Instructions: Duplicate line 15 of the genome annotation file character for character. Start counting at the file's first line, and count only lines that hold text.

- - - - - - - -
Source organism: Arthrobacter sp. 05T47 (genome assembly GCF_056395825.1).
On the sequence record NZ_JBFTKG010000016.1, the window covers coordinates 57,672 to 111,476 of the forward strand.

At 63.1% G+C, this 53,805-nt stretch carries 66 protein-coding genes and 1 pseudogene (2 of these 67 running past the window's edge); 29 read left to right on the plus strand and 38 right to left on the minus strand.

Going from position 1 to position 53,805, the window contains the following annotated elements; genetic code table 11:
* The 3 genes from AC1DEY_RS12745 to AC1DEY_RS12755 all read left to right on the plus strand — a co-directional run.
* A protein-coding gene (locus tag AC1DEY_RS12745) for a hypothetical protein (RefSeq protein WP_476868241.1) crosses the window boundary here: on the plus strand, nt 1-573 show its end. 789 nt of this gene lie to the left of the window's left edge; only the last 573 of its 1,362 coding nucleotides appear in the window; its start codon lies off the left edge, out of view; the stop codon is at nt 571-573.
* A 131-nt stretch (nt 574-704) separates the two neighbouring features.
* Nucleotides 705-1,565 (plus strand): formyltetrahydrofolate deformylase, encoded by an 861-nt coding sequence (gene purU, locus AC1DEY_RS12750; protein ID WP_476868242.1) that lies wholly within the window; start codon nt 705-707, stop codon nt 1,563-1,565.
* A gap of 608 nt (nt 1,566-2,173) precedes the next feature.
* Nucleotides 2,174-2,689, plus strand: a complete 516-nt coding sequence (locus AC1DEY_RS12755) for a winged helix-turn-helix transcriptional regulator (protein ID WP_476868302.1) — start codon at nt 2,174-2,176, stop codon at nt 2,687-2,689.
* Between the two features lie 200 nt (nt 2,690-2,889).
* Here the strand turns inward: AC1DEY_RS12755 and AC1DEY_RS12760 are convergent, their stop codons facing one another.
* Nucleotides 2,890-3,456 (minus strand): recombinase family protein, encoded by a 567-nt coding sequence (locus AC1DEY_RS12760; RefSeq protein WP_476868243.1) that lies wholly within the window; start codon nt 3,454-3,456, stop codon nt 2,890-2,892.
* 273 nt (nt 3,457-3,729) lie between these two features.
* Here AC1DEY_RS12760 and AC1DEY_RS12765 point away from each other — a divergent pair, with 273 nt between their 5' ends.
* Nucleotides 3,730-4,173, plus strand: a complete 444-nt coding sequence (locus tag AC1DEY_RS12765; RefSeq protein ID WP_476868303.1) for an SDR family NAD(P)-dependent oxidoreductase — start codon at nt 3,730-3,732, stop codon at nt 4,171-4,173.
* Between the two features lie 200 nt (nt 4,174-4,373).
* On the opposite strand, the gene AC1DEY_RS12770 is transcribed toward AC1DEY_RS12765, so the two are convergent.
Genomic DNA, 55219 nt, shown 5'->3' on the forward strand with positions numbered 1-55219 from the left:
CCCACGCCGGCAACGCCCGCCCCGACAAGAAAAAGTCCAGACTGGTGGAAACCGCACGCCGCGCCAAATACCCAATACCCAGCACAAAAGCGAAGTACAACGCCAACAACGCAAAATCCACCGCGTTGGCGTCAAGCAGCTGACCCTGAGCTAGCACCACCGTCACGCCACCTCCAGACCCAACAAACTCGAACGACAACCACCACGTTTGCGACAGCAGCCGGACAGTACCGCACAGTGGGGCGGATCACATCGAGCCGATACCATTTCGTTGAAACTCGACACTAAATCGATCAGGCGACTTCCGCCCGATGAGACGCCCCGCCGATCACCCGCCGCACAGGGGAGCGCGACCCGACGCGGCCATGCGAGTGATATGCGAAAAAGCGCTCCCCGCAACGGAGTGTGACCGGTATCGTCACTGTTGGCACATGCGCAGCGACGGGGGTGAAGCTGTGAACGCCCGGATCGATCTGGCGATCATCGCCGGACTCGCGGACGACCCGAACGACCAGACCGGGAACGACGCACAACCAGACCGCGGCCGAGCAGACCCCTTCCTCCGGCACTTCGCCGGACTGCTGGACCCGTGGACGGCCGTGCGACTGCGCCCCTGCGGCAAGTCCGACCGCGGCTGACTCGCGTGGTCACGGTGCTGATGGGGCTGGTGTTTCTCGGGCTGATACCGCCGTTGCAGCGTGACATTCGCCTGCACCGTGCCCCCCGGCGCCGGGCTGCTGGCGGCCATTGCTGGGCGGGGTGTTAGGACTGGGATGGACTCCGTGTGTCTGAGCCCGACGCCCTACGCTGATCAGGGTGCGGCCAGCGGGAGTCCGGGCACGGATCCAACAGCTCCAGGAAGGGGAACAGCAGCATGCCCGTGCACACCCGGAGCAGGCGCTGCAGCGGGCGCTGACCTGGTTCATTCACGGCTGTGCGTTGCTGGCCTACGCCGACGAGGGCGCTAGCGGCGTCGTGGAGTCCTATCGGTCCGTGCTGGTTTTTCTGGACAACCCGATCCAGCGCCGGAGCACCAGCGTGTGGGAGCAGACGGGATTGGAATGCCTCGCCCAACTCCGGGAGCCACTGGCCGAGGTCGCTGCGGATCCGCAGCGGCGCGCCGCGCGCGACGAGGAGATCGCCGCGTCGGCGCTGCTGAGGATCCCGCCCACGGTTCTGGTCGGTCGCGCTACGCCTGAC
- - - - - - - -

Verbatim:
* Here AC1DEY_RS12760 and AC1DEY_RS12765 point away from each other — a divergent pair, with 273 nt between their 5' ends.